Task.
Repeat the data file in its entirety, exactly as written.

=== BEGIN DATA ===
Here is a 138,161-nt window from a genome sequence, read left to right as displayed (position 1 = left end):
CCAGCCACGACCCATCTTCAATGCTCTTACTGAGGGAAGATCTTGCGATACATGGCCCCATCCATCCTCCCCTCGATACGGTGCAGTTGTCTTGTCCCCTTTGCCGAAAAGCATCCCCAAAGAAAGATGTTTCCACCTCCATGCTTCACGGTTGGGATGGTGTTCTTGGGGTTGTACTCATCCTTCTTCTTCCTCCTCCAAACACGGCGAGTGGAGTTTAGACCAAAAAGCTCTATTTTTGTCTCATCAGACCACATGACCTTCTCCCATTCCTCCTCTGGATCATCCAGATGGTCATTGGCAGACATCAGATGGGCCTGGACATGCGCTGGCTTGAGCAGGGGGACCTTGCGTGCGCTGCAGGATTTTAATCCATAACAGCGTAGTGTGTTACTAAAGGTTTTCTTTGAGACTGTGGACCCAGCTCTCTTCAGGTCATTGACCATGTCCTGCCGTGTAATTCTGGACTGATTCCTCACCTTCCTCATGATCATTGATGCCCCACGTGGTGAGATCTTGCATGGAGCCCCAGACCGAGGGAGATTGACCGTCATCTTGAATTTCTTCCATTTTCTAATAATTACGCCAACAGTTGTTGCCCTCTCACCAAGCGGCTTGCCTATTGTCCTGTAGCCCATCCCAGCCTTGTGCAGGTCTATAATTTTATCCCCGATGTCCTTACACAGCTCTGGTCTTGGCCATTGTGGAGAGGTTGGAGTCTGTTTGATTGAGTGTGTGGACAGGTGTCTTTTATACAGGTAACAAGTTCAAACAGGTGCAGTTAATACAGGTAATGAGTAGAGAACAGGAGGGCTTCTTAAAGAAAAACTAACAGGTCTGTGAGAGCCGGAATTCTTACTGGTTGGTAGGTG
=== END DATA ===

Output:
Here is a 138,161-nt window from a genome sequence, read left to right as displayed (position 1 = left end):
CCAGCCACGACCCATCTTCAATGCTCTTACTGAGGGAAGATCTTGCGATACATGGCCCCATCCATCCTCCCCTCGATACGGTGCAGTTGTCTTGTCCCCTTTGCCGAAAAGCATCCCCAAAGAAAGATGTTTCCACCTCCATGCTTCACGGTTGGGATGGTGTTCTTGGGGTTGTACTCATCCTTCTTCTTCCTCCTCCAAACACGGCGAGTGGAGTTTAGACCAAAAAGCTCTATTTTTGTCTCATCAGACCACATGACCTTCTCCCATTCCTCCTCTGGATCATCCAGATGGTCATTGGCAGACATCAGATGGGCCTGGACATGCGCTGGCTTGAGCAGGGGGACCTTGCGTGCGCTGCAGGATTTTAATCCATAACAGCGTAGTGTGTTACTAAAGGTTTTCTTTGAGACTGTGGACCCAGCTCTCTTCAGGTCATTGACCATGTCCTGCCGTGTAATTCTGGACTGATTCCTCACCTTCCTCATGATCATTGATGCCCCACGTGGTGAGATCTTGCATGGAGCCCCAGACCGAGGGAGATTGACCGTCATCTTGAATTTCTTCCATTTTCTAATAATTACGCCAACAGTTGTTGCCCTCTCACCAAGCGGCTTGCCTATTGTCCTGTAGCCCATCCCAGCCTTGTGCAGGTCTATAATTTTATCCCCGATGTCCTTACACAGCTCTGGTCTTGGCCATTGTGGAGAGGTTGGAGTCTGTTTGATTGAGTGTGTGGACAGGTGTCTTTTATACAGGTAACAAGTTCAAACAGGTGCAGTTAATACAGGTAATGAGTAGAGAACAGGAGGGCTTCTTAAAGAAAAACTAACAGGTCTGTGAGAGCCGGAATTCTTACTGGTTGGTAGGTG